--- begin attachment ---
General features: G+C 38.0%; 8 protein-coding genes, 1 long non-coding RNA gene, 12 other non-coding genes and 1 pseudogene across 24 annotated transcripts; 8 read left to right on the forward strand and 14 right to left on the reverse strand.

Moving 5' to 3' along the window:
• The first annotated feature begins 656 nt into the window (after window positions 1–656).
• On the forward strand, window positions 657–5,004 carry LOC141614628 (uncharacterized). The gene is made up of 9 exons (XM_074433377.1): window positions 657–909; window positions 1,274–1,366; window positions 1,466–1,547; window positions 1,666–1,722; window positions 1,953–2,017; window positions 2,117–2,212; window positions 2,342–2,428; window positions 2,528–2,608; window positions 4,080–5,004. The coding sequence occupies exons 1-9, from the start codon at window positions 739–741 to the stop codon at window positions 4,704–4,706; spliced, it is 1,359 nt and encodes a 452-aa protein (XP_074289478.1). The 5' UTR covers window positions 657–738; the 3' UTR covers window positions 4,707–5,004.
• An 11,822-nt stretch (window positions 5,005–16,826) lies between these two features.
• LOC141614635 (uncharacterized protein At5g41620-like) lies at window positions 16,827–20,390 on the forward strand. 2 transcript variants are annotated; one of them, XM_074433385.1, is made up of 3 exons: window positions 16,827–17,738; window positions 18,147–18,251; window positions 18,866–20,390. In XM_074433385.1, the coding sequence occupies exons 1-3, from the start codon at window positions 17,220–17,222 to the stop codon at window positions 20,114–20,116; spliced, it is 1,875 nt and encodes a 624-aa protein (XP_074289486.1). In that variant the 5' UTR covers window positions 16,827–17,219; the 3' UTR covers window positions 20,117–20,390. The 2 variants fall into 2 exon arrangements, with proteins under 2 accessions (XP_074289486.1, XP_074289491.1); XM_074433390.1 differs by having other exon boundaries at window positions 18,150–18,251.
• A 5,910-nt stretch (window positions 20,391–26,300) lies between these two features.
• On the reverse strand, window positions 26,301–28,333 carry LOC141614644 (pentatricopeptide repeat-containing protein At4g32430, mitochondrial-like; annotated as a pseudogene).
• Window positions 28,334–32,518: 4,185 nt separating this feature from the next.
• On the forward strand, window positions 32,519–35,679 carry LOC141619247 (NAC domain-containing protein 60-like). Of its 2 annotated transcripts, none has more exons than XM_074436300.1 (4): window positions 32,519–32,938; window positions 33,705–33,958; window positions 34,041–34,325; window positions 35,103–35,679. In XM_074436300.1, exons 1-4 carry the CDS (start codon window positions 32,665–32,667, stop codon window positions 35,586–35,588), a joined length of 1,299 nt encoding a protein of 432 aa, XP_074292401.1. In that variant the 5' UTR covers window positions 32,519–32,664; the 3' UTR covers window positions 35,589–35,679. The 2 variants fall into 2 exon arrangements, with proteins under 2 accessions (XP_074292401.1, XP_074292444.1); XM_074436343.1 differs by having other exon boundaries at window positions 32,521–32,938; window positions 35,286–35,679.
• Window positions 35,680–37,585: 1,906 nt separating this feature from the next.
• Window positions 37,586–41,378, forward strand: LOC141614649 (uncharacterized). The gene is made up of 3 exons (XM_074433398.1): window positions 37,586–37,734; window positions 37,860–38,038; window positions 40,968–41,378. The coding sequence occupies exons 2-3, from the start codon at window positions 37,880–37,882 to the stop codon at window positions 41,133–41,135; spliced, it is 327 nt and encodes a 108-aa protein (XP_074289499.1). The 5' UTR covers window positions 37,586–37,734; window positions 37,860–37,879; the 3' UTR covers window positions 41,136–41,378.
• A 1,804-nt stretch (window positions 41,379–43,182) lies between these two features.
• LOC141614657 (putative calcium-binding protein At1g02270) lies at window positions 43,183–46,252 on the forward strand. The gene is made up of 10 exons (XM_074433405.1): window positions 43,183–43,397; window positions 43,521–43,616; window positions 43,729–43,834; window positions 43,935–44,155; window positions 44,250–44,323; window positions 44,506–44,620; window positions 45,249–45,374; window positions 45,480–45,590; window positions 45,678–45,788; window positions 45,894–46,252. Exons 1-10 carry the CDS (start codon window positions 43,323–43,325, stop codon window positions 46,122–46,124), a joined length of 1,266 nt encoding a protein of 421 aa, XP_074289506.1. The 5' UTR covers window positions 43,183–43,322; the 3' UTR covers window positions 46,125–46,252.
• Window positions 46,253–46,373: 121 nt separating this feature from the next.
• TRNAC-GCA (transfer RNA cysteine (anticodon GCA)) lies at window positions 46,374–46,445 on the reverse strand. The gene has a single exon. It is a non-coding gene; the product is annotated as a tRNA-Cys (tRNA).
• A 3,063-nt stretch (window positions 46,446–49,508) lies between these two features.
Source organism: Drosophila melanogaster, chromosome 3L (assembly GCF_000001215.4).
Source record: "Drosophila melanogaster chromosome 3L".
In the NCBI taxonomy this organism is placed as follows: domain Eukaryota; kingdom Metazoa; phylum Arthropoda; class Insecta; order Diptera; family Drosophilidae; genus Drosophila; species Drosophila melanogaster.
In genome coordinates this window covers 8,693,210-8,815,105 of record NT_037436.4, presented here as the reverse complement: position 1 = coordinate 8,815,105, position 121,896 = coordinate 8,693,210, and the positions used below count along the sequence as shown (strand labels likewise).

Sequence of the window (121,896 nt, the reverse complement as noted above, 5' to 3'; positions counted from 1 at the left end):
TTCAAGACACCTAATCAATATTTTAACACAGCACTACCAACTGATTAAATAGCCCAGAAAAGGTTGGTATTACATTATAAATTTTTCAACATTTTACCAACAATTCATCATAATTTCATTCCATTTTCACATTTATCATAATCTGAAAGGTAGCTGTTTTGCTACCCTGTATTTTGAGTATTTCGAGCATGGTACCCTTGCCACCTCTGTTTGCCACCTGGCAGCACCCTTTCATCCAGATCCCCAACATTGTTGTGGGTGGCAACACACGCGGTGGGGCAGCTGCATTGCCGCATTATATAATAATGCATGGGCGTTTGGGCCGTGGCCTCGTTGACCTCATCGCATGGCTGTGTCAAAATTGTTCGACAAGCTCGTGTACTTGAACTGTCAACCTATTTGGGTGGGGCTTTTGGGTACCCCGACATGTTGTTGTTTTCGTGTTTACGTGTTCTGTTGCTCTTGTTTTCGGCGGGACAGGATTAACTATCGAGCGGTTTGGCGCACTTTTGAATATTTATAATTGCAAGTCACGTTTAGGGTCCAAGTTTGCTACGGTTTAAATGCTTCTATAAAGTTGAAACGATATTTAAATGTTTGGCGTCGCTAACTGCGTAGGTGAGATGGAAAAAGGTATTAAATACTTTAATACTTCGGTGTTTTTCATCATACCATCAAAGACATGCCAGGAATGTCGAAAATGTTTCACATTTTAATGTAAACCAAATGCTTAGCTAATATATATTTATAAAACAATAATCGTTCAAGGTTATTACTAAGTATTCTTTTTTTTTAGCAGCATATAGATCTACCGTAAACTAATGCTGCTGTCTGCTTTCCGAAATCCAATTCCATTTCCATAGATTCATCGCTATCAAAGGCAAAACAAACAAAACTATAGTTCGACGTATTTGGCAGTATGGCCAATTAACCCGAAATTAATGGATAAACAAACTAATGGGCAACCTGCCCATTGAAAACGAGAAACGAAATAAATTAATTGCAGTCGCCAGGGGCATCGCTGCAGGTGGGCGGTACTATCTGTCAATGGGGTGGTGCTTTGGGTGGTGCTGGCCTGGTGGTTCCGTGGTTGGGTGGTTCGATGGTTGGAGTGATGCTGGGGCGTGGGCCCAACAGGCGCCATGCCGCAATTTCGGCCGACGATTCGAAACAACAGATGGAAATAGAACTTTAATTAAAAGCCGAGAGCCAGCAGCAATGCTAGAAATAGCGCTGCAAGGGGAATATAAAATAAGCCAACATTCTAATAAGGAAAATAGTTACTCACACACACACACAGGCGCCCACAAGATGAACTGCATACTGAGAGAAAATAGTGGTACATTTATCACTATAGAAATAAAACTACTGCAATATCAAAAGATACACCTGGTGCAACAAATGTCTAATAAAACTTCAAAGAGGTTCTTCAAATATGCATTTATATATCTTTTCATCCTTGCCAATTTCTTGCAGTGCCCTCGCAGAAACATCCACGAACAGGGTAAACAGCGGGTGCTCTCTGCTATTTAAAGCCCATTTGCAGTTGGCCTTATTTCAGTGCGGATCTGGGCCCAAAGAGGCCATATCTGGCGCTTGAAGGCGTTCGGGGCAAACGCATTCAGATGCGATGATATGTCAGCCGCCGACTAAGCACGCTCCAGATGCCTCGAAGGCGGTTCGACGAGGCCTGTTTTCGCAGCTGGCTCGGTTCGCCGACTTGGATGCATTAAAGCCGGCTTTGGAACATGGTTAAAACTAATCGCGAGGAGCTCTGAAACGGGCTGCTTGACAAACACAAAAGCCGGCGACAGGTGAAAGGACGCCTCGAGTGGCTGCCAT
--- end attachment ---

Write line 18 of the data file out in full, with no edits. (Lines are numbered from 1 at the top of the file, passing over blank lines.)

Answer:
Source organism: Drosophila melanogaster, chromosome 3L (assembly GCF_000001215.4).